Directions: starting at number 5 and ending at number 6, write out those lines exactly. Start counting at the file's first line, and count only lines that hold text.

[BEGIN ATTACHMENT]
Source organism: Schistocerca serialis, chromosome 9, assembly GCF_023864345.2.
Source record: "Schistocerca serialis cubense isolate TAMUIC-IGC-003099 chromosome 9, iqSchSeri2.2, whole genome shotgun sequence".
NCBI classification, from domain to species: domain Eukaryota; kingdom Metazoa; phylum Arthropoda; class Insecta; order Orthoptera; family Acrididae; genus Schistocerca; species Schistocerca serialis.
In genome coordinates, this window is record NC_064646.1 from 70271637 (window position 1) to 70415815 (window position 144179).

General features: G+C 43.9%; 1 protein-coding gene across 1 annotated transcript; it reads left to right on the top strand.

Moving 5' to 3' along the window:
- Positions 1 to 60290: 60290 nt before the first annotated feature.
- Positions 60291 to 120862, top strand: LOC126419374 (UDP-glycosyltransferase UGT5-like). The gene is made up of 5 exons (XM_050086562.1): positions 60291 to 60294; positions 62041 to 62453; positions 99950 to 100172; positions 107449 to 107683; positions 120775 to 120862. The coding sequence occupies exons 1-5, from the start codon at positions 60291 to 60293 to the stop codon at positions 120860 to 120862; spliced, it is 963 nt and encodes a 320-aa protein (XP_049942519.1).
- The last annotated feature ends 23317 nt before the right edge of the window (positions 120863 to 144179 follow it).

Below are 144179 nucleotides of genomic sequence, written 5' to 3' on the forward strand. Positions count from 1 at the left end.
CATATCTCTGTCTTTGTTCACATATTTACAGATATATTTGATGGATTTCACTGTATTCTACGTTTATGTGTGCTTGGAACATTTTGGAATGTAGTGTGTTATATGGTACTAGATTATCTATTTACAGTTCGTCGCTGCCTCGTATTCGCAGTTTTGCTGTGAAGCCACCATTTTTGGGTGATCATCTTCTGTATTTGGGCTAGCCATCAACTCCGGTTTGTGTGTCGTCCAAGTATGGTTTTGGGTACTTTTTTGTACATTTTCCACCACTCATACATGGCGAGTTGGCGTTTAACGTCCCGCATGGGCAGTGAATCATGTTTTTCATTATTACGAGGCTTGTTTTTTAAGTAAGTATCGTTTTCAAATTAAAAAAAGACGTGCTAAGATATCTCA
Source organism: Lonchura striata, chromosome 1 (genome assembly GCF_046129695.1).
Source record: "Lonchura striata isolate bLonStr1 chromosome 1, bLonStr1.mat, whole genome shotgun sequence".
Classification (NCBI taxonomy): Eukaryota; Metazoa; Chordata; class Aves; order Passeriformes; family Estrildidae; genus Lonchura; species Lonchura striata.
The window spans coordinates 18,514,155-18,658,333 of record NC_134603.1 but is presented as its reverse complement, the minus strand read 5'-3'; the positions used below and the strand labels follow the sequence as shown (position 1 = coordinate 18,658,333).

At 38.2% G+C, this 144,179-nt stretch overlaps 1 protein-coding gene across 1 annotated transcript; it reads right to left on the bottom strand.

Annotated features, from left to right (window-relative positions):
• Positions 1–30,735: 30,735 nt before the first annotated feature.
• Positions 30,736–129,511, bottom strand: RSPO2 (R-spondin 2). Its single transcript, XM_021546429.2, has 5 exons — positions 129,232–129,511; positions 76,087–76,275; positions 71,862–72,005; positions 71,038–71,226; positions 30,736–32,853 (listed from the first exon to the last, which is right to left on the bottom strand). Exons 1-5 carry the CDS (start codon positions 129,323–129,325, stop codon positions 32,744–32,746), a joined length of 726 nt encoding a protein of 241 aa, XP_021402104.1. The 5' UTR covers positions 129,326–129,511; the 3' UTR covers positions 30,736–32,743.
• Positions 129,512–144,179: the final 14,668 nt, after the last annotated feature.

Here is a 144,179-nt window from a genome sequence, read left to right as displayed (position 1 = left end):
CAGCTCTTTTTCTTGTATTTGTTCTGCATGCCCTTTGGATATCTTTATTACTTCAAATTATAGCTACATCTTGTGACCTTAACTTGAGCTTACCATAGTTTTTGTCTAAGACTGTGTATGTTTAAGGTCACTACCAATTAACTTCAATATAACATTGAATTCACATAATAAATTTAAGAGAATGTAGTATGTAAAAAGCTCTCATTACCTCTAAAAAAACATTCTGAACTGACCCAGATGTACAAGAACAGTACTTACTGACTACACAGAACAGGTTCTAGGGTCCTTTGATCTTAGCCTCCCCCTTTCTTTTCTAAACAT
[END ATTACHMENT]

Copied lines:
General features: G+C 43.9%; 1 protein-coding gene across 1 annotated transcript; it reads left to right on the top strand.

Moving 5' to 3' along the window: